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Domenicali: F1 doesn’t need new teams like Andretti – Motorsport.com

Andretti has made clear his frustration at the apparent slow progress regarding his attempt to join the series with a brand new team, having failed in his efforts to buy the Sauber organisation.
Domenicali suggested that he’s happy with the current figure of 10 entrants and that a newcomer isn’t required to add value to the sport. He also stressed that, along with Andretti, other parties have indicated an interest in entering, but have thus far kept a lower profile.
An entry evaluation process is ongoing, but there have been no details released of how it is progressing or the timeline for any decision, which ultimately will be made by the FIA under its president Mohammed Ben Sulayem.
“I think today in the actual status of F1, it’s not a problem of quantity, where we can see a step of increasing the value of F1,” Domenicali replied when asked by Motorsport.com about the status of Andretti’s entry bid.
“It is a matter of understanding really, not only the ones that have a bigger or louder voice, but there will be other people, because Andretti was quite vocal about his request. There are others that have done the same, in a different way.
“So the evaluation is not only with Andretti, the evaluation is with others that are respecting the silence on trying to be more productive on proving who they are, and respecting the protocol we have put in place.
“As I always said I don’t believe that it is today the problem of having more teams that will give more value to the championship.
“But there is a protocol that has to be fulfilled. And everyone, Andretti included, is following that. So this is the situation today. I don’t see any changes. And I don’t want to say yes or no.”
Stefano Domenicali, CEO, Formula 1, with Toto Wolff, Team Principal and CEO, Mercedes AMG
Photo by: Mark Sutton / Motorsport Images
When asked in Hungary about Andretti’s plans Mercedes boss Toto Wolff suggested that he’d be more supportive if a new manufacturer planned to enter a works team, saying that it would add more to the sport than the Andretti name.
Subsequently, Michael Andretti’s father Mario suggested on social media that Wolff had too much influence in the sport. When asked about the elder Andretti’s comments, Domenicali defended Wolff.
“Well, I do believe that Toto has a position as team principal,” he said. “He’s a 30% shareholder of Mercedes, he has a reputation of winning eight [titles] in a row. So I mean his credibility, there’s nothing to add.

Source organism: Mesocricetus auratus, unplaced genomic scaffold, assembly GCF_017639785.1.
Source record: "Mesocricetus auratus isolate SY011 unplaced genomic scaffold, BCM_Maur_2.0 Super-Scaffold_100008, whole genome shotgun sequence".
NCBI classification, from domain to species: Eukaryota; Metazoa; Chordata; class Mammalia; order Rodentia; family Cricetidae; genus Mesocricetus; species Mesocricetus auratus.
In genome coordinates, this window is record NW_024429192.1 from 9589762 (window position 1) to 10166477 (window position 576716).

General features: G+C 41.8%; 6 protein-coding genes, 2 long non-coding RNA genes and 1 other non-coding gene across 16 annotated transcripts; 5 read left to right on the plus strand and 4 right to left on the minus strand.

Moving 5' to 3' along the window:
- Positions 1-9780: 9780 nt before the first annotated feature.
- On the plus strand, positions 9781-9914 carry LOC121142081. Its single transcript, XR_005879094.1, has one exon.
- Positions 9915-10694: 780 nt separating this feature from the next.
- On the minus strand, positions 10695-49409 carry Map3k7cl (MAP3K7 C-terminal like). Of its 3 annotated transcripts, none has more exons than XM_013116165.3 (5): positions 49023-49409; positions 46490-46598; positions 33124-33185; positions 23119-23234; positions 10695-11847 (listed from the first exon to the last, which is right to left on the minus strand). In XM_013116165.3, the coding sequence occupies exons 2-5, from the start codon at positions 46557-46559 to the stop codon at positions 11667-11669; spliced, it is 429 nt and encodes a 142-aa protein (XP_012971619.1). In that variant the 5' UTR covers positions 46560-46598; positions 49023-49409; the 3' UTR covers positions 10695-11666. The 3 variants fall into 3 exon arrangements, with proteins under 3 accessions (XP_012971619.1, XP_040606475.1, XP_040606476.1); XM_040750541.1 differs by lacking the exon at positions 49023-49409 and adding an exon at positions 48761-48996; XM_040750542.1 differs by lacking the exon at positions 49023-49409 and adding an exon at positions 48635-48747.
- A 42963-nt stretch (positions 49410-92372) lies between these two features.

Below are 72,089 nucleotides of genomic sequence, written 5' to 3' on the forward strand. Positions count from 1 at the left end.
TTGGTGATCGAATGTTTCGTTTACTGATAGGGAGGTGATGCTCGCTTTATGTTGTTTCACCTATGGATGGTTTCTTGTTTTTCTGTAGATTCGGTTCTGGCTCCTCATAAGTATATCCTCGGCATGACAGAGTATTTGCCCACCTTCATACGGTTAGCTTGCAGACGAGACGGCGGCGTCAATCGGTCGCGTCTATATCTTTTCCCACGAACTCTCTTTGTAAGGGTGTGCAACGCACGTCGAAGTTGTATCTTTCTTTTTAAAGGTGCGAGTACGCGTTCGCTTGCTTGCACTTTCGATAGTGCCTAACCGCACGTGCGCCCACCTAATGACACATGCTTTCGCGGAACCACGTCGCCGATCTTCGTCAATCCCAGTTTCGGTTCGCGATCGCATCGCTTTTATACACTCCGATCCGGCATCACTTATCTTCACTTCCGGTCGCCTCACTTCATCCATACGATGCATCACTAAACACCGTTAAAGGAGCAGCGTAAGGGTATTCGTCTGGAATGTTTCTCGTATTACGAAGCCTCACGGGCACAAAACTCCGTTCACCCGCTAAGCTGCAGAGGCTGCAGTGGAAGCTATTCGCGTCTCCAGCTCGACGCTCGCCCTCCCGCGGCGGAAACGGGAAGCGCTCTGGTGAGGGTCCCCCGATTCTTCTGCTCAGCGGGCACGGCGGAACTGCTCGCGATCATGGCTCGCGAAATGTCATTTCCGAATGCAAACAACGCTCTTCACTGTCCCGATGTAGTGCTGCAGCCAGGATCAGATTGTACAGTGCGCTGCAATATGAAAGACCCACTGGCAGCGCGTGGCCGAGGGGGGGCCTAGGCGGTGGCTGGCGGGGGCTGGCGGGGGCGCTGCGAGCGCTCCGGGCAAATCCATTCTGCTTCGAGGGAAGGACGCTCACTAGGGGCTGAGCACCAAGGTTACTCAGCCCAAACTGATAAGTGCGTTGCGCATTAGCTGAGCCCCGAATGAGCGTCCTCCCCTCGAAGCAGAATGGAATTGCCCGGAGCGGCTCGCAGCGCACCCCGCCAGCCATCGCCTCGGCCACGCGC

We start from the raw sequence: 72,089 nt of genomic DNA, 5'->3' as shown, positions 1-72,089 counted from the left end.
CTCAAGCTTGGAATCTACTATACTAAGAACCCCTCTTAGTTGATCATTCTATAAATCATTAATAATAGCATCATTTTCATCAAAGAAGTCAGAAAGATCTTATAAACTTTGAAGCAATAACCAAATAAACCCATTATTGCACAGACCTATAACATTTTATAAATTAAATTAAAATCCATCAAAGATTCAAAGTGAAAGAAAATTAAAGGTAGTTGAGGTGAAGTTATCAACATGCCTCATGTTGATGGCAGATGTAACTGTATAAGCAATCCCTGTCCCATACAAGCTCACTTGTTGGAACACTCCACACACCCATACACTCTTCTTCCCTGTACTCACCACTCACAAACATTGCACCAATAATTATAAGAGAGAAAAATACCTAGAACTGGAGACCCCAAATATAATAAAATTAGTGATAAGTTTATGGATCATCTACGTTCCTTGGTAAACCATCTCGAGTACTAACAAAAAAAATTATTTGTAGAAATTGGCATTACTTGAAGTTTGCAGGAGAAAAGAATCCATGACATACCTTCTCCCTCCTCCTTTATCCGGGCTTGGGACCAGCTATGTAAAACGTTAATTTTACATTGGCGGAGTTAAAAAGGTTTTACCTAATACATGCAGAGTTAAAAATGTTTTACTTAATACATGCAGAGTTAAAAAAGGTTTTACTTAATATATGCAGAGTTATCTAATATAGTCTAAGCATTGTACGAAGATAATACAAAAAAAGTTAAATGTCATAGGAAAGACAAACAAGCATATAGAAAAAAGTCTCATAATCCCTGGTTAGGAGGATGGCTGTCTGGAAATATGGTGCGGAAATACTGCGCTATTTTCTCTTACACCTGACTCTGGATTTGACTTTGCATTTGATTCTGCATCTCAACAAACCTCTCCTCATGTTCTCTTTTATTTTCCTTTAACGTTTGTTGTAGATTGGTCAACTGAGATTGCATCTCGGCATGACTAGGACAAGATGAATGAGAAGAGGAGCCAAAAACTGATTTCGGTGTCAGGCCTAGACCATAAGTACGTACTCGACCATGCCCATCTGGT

“Mario, I know him very, very well, since a long time. He’s trying to present his idea in a way that he thought is the right way to do [it].
“But I do believe that, as you know, there is a governance in place. And the decision has to follow the protocol that is in place. And Mario is very vocal, Michael, too. And I spoke with them quite often, as you can imagine. And we need to respect that.
“We may have different opinions, at the end of the day it’s a matter of following the protocol. And there is someone that is to make the final decision. As I said, today I don’t see a weakness in the number of teams in F1. That’s my opinion.”
Mario Andretti, with Emerson Fittipaldi and with Michael Bay
Photo by: Mark Sutton / Motorsport Images
Regarding the suggestion that a manufacturer could enter F1 with a new team, he said: “Today we are talking about the new regulations, 2026. And all the manufacturers involved in that, the incumbent or maybe the new ones we will see, are saying that the time is running very quickly, four years to do another power unit.
“We need to be prudent because when we’re talking about F1, we need to have an entity or a team or a manufacturer that is really solid, is really strong and has a full commitment for an incredible long-term future.
“So this what I really can add on what is the status of the art, but as I said today, I don’t see honestly the need of that increase, to have a big benefit for the sport of F1.”
Audi F1 car render
Photo by: Camille Debastiani
Domenicali also downplayed the suggestion that the entry should be expanded from 10 to protect the sport from the potential loss of teams in the future, given that manufacturers have a history of coming and going.
He suggested instead that outside interest was good for the incumbents, in effect increasing their value.
“I think that today that is not a problem,” he said. “We have the other way around. We have the same situation of the Grands Prix – more people who want to enter, by far, than people that want to leave.
“Because there is the interest of a lot of manufacturers, but also a lot of teams, the actual ones can discuss and commercialise and negotiate with them, if they feel they’re weak, or if they feel there’s no future for them.
“So I think it’s also another value for the ones that are here, knowing that around them there are manufacturers or other teams that want to be in the business. So it’s a fact that will, in my opinion, of course reinforce the value of F1.”
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